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Friday, November 8, 2013

In Context: Dark Lark

Photo by Keira Heu-Jwyn Chang
Dark Lark runs at the BAM Fisher through November 9. Context is everything, so get even closer to Kate Weare's titillating production with this curated selection of articles, videos, and original blog pieces related to the show. For those of you who've already seen it, help us keep the conversation going by telling us what you thought below.

From BAM

“Behind the Scenes: Kate Weare Company" (BAM)
“[Our BAM Fisher residency] has given us the space and freedom to take risks we normally wouldn’t be able to take,” says Weare.

“By the Books: Kate Weare’s Dark Lark (BAM blog)
Domination fantasies. Languages of sex. Read up on what Weare’s dancers have been reading.

Around the Web

Kate Weare Company
Learn more about Weare and company at her website.

New York Dance Up Close: Dark Lark (
Weare discusses sexual fantasy, whips and chains, and other aspects of Dark Lark.

Excerpt from Kate Weare’s Garden (YouTube)
Weare dances in this measured quartet, featuring hypnotic unison movement.

Interview with Kurt Perschke (Vimeo)
The sculptor and Dark Lark set designer talks about his whimsical red ball project.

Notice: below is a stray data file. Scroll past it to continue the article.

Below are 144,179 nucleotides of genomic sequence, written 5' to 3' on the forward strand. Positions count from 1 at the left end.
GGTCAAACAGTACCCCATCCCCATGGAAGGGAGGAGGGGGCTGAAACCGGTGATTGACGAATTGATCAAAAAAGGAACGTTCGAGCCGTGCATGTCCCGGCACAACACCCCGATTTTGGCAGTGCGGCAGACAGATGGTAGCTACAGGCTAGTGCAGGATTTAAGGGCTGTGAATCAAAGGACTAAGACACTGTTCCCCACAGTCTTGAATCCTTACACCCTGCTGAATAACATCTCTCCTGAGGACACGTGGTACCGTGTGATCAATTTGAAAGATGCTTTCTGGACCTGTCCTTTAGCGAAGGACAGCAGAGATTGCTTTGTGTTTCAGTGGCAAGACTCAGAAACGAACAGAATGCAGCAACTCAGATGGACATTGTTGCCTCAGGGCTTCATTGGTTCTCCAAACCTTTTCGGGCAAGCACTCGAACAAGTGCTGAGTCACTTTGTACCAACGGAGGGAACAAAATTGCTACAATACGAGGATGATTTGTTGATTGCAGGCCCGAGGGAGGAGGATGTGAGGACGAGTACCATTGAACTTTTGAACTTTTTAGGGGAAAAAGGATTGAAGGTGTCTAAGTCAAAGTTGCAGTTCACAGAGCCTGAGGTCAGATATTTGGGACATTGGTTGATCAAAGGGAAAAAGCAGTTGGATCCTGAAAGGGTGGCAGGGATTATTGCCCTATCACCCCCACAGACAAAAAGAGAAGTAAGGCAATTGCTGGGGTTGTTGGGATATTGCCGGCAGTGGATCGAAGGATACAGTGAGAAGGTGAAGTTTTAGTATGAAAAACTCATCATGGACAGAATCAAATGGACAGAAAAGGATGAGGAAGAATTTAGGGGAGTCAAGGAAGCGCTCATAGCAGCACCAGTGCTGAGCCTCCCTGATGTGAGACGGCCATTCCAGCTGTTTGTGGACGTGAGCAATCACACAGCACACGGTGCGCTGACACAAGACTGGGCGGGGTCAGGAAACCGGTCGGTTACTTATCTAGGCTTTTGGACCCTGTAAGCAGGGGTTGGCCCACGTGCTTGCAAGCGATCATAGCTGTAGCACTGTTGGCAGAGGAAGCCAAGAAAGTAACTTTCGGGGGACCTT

“Frozen Lullaby for Marie Vic” by Chris Lancaster (Bandcamp)
Cello and electronics create shimmering textures in this track from the Dark Lark composer.

Excerpt from Bridge of Sighs (YouTube)
Bodies collide in this intense excerpt from Weare’s 2008 work.

Kate Weare Discusses Music and Choreography (YouTube)
“Sound is powerful, such a basic seducer of the mind and heart,” says Weare. “You can’t refuse it.”

Worthwhile Words

Kate Weare on dancing:
At the moment, I’m very interested in ideas that have a tinge of violence in them. I’m drawn to percussive movement, like precise rhythmic movements of ethnic forms like Balinese and kung fu. I like tango because of the dynamism under the surface.
That tinge of violence often emerges in kind of an erotic situation. […] I’m fascinated by what happens when women feel more empowered, how the game shifts when women are not assumed to be the weaker players. (Read more.)

Now Your Turn...

So what's your verdict? Thoughts on sexual fantasy as a metaphor for creative expression? Once you've seen the show, tell us what you thought in the comments below.

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